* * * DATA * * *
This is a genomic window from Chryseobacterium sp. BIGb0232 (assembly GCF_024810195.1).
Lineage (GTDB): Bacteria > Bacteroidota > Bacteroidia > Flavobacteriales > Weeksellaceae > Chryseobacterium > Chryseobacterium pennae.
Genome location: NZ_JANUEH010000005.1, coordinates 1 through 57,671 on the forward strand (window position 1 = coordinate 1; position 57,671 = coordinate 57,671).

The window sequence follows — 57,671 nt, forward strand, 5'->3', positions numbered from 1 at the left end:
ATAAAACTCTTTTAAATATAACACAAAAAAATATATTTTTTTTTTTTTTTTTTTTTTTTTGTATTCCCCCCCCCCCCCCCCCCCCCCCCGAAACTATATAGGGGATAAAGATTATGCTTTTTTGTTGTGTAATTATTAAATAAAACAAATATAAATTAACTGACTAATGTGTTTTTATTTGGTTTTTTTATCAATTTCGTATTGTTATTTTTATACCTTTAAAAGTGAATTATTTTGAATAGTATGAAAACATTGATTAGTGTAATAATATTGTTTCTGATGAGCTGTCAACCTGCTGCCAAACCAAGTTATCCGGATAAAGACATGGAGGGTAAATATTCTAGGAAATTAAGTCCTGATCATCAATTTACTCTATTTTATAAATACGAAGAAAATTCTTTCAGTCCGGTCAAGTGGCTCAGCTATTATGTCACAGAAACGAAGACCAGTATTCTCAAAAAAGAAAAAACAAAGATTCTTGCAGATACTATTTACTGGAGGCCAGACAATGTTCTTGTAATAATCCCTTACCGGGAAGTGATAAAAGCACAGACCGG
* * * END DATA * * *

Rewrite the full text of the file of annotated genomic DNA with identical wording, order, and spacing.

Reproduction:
This is a genomic window from Chryseobacterium sp. BIGb0232 (assembly GCF_024810195.1).
Lineage (GTDB): Bacteria > Bacteroidota > Bacteroidia > Flavobacteriales > Weeksellaceae > Chryseobacterium > Chryseobacterium pennae.
Genome location: NZ_JANUEH010000005.1, coordinates 1 through 57,671 on the forward strand (window position 1 = coordinate 1; position 57,671 = coordinate 57,671).

The window sequence follows — 57,671 nt, forward strand, 5'->3', positions numbered from 1 at the left end:
ATAAAACTCTTTTAAATATAACACAAAAAAATATATTTTTTTTTTTTTTTTTTTTTTTTTGTATTCCCCCCCCCCCCCCCCCCCCCCCCGAAACTATATAGGGGATAAAGATTATGCTTTTTTGTTGTGTAATTATTAAATAAAACAAATATAAATTAACTGACTAATGTGTTTTTATTTGGTTTTTTTATCAATTTCGTATTGTTATTTTTATACCTTTAAAAGTGAATTATTTTGAATAGTATGAAAACATTGATTAGTGTAATAATATTGTTTCTGATGAGCTGTCAACCTGCTGCCAAACCAAGTTATCCGGATAAAGACATGGAGGGTAAATATTCTAGGAAATTAAGTCCTGATCATCAATTTACTCTATTTTATAAATACGAAGAAAATTCTTTCAGTCCGGTCAAGTGGCTCAGCTATTATGTCACAGAAACGAAGACCAGTATTCTCAAAAAAGAAAAAACAAAGATTCTTGCAGATACTATTTACTGGAGGCCAGACAATGTTCTTGTAATAATCCCTTACCGGGAAGTGATAAAAGCACAGACCGG